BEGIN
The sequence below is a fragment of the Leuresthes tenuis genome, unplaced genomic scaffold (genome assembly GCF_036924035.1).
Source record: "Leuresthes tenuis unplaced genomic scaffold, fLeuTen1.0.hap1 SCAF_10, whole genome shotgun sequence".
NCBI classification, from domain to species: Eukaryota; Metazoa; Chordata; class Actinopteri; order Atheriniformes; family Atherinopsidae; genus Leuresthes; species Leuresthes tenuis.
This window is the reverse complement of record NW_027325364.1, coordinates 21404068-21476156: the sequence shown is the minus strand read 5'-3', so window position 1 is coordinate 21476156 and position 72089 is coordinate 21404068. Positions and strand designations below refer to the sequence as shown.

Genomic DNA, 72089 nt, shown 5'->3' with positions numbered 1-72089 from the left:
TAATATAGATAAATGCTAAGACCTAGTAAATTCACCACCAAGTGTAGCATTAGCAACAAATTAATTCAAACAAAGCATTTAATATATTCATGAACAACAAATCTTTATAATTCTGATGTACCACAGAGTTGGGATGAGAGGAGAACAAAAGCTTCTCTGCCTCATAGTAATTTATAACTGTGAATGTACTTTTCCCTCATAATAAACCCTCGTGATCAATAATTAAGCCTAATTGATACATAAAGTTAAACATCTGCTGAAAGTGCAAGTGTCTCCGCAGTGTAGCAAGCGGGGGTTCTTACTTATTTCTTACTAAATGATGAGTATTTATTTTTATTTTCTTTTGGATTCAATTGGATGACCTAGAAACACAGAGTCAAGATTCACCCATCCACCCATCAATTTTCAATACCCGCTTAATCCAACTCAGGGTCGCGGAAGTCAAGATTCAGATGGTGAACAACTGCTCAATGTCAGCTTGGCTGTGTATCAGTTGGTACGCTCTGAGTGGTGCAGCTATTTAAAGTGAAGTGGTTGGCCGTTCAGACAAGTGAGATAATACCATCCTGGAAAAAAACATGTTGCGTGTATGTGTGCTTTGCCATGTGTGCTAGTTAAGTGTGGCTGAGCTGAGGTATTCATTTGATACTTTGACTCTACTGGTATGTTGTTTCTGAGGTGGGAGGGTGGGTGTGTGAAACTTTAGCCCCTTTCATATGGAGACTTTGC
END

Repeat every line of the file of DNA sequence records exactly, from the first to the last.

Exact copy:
The sequence below is a fragment of the Leuresthes tenuis genome, unplaced genomic scaffold (genome assembly GCF_036924035.1).
Source record: "Leuresthes tenuis unplaced genomic scaffold, fLeuTen1.0.hap1 SCAF_10, whole genome shotgun sequence".
NCBI classification, from domain to species: Eukaryota; Metazoa; Chordata; class Actinopteri; order Atheriniformes; family Atherinopsidae; genus Leuresthes; species Leuresthes tenuis.
This window is the reverse complement of record NW_027325364.1, coordinates 21404068-21476156: the sequence shown is the minus strand read 5'-3', so window position 1 is coordinate 21476156 and position 72089 is coordinate 21404068. Positions and strand designations below refer to the sequence as shown.

Genomic DNA, 72089 nt, shown 5'->3' with positions numbered 1-72089 from the left:
TAATATAGATAAATGCTAAGACCTAGTAAATTCACCACCAAGTGTAGCATTAGCAACAAATTAATTCAAACAAAGCATTTAATATATTCATGAACAACAAATCTTTATAATTCTGATGTACCACAGAGTTGGGATGAGAGGAGAACAAAAGCTTCTCTGCCTCATAGTAATTTATAACTGTGAATGTACTTTTCCCTCATAATAAACCCTCGTGATCAATAATTAAGCCTAATTGATACATAAAGTTAAACATCTGCTGAAAGTGCAAGTGTCTCCGCAGTGTAGCAAGCGGGGGTTCTTACTTATTTCTTACTAAATGATGAGTATTTATTTTTATTTTCTTTTGGATTCAATTGGATGACCTAGAAACACAGAGTCAAGATTCACCCATCCACCCATCAATTTTCAATACCCGCTTAATCCAACTCAGGGTCGCGGAAGTCAAGATTCAGATGGTGAACAACTGCTCAATGTCAGCTTGGCTGTGTATCAGTTGGTACGCTCTGAGTGGTGCAGCTATTTAAAGTGAAGTGGTTGGCCGTTCAGACAAGTGAGATAATACCATCCTGGAAAAAAACATGTTGCGTGTATGTGTGCTTTGCCATGTGTGCTAGTTAAGTGTGGCTGAGCTGAGGTATTCATTTGATACTTTGACTCTACTGGTATGTTGTTTCTGAGGTGGGAGGGTGGGTGTGTGAAACTTTAGCCCCTTTCATATGGAGACTTTGC